Optimizing the line in many enthusiast’s eyes, Honda’s sporting CB750F revised the four into its original intent. Like the automatic, it was reconfigured with new bodywork and uprated chassis geometry, but this time with more power. The factory’s original line claimed the standard K and F used identical tuning, but it was later discovered engineers added a performance ignition curve, bumped compression and dropped the gearing substantially. Trending, a four-into-1 exhaust and rear disc were added, and while it isn’t confirmed Cycle was told areas of the frame used thicker tubing for added strength. Despite its trimmed exhaust and quicker spooling the F’s portly 540-lb kept it in the mid-13 second range. The truth? Honda’s changes transformed handling to such a degree, few cared.
Fit with alloy Comstar riveted wheels, blacked-out drive train, triple disc brakes and some serious engine tweaking, 1977’s CB750F2 Super Sport should have been the greatest of all. As a foundational element reaching its production end, perhaps Honda wanted to send the 750 out with a bang…or at least give Suzuki owners something to think about. Reliability issues stained the otherwise brilliant F2, the result of a complete reworking of the cylinder head. Inlet valve diameters went from 32 to 34mm and exhaust 28 to 31mm, with stiffer springs. New cam timing added lift and duration, allowing safe revving to 10.000 rpm. To make room for the larger valve faces the included angle was increased, resulting in odd wearing guides, stems, oiling issues and even cam chain breakage. Dealers were besieged with warranty claims, Gaining yet another 25-lb mainly from the third disc and associated hardware, some period tests reported better times with the F1. Note: trailing brakes, recocated headlamp.
Special frame: Fritz W. Egli
It’s fair to assume this editorial third shade would include Honda’s special order CR kit, which took the CB750 close to Daytona 200 form. Perhaps the CB750 F2 ‘Phil Read’ edition for Honda Britain, the Japauto 850cc special order machine from France, or a full Seeley build with Wisco 836cc kit and Lookheed brakes? All are worthy of increased coverage, including the factory twin-cam RCB works racers based on the production 750. Well documented, the list of luminaries that used the Honda four is a long one, with Rickman, Martin, Harris, and far more sharing Honda’s four-cylinder base. Nearly every spectrum of motorcycling was inspired by the SOHC 750 driveline; choppers, café builds, road racers, dragsters…all counting into the tens of thousands. The attraction? Not only was the 750 SOHC engine plentiful and trustworthy, but aftermarket support was unmatched. All of this found favor with Fritz W. Egli, the Swiss mastermind who adapted Honda’s inline four to his trademark beam frame.
According to Fritz, the Honda was his first venture outside the legendary Egli Vincent, and production moved from hot rod 60s style roadsters (which is the pattern of nearly every authentic Vincent-powered Egli) to full bodied Autobahn flyers. Welded with great care the CrMo tubing arches a 200mm backbone to connect front to back, holding the engine as a stressed member. Tubes drop and angle from the main beam to attach the engine’s factory mounting points, and hefty plates fit the swingarm pivot and controls. Only top components were added, typically (then) from Ceriani, Girling and Lockheed. Just one of many to experiment and succeed using the Honda, serious racing efforts saw the engineer work to reduce width and weight, as seen by this belt-driven alternator relocated behind the cylinder bank. More fours would follow from the Swiss master, but Honda’s CB750 four was his first.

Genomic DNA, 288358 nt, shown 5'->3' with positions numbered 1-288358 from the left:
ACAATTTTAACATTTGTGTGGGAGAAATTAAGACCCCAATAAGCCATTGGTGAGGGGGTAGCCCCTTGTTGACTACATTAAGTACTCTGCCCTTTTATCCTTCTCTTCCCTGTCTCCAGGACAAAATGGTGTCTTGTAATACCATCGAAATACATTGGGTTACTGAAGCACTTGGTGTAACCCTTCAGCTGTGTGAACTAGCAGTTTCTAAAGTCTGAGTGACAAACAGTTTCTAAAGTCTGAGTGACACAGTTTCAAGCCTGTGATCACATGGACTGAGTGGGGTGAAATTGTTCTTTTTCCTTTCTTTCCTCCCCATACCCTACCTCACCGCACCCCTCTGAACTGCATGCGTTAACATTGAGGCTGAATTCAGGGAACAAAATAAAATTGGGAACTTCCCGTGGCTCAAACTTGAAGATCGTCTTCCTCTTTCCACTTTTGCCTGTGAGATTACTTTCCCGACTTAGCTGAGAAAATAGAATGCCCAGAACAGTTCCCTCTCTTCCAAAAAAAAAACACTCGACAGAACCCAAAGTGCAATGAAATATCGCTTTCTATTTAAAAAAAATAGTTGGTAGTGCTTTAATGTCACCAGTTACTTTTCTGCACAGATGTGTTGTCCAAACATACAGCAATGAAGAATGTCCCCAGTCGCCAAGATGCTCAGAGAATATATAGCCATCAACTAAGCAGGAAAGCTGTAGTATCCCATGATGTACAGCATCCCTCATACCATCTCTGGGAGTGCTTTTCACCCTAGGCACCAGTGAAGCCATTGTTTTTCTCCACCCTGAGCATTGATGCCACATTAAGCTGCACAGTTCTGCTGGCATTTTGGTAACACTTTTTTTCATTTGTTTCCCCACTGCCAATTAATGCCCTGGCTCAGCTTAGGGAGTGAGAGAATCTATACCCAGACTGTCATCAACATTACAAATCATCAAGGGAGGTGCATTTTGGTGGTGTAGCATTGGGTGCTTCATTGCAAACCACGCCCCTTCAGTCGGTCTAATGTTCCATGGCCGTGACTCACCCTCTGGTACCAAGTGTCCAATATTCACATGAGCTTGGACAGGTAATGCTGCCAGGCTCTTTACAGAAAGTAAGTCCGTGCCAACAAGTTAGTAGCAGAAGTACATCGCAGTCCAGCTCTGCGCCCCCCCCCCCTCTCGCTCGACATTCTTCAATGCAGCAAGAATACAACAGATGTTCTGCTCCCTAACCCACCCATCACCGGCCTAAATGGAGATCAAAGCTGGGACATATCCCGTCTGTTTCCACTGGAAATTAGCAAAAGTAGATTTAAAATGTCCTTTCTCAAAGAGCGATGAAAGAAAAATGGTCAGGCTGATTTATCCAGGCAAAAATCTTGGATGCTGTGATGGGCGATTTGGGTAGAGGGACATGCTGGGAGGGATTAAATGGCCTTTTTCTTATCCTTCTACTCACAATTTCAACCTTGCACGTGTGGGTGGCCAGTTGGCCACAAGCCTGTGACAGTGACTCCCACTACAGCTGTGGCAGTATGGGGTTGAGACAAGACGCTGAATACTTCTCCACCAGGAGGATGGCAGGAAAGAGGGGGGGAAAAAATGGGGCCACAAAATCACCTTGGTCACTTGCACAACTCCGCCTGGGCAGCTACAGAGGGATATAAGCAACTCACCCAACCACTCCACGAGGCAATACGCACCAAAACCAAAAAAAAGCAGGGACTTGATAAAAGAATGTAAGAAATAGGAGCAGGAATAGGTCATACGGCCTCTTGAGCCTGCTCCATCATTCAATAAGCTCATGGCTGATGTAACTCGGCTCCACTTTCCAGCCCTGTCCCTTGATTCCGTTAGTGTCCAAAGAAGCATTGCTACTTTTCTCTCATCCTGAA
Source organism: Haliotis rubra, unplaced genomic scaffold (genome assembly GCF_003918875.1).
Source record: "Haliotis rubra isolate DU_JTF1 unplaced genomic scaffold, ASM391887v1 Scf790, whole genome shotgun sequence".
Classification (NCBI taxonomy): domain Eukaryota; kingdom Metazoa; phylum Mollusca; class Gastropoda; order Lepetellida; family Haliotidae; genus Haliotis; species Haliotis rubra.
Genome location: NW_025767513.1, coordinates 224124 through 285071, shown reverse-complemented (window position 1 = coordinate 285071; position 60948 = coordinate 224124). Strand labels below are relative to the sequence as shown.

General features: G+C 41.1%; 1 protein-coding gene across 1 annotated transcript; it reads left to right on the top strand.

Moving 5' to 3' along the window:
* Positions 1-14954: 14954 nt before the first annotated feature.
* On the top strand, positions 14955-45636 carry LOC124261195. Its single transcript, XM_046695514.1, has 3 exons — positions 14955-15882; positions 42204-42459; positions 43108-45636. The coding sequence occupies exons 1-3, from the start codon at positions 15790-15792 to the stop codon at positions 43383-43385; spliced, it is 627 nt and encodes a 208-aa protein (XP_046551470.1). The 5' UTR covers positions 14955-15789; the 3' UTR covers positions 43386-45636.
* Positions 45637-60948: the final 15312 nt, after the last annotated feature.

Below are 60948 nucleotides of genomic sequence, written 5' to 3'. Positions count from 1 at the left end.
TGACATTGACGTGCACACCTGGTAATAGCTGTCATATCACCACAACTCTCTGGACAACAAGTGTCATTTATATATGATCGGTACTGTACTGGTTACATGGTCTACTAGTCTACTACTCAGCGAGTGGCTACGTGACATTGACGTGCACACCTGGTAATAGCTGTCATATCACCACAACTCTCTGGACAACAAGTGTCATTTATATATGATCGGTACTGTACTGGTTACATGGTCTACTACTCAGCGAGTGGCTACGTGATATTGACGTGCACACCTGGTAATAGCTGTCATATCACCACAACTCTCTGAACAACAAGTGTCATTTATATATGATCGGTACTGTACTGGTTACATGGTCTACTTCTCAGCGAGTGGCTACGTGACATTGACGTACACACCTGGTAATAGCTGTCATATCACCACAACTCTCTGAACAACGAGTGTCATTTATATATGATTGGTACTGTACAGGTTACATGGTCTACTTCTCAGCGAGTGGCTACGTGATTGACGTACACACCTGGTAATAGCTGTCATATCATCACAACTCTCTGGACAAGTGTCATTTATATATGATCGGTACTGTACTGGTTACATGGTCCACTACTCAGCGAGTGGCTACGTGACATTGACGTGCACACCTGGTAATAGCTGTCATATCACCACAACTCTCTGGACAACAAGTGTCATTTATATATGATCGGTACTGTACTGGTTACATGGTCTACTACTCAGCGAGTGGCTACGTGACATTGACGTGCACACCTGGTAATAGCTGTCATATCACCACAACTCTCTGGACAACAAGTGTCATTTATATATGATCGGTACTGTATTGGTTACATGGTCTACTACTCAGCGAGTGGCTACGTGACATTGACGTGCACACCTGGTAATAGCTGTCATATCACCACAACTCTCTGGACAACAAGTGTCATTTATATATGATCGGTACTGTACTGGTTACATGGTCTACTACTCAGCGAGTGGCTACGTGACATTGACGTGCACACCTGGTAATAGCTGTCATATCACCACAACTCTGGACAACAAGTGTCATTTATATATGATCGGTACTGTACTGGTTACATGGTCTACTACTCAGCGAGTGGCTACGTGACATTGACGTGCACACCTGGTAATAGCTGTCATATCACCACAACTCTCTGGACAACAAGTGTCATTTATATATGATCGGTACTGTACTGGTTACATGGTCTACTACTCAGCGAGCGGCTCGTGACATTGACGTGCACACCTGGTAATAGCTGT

There were few to compare when the Four took its first world tour. Yet, despite a healthy reputation the CB750 was never the big-bore speed king. It hung by the coattails of BSA’s Rocket 3 and the Mach III in 1970, only to lose sight of the acceleration leader when Kawasaki’s Z900 arrived. Truly, it is here where the Four’s place in history is solidified as for many, just being a Honda 750 was enough. While sales tapered when news of the twin-cam engine began to spread, the new bike cemented a huge movement of admiration for the original SOHC 750 Four, and lives on today. Anointed a classic the day after production ended, the unknowing recognize the CB 750’s simple silhouette as the visual definition of a motorcycle.
Whoever said excellence comes not from being noticed, but being remembered might have used Honda’s 1969 750 Four as inspiration. No motorcycle, from any era has equaled its impact. What else from 1969 could still be used as transportation today? The list is very short. I didn’t count total production, but enough were made to insure availability fifty-years past. Don’t delay, as prices for the entire range -not just the sandcast models- are rising. No question the four is considered a solid investment. Some being better than others, I’m torn to pick a production favorite, split equally between the classic low-bar CB750 K3 and the revised, modernized and streamlined Super Sport 750 F2. The look is timeless and the tone powered a generation of riders. Following the 750 came even greater things, but history’s spotlight rightfully falls on the Honda CB750. Nolan Woodbury (Special thanks: TJ Jackson, Steve McIntyre, Mike Sorge, Mecum Auctions, American Honda)
CB750 F0 (1975)
CB750 F1 (1976)
CB750 F2 (1977)
CB750 F3 (1978)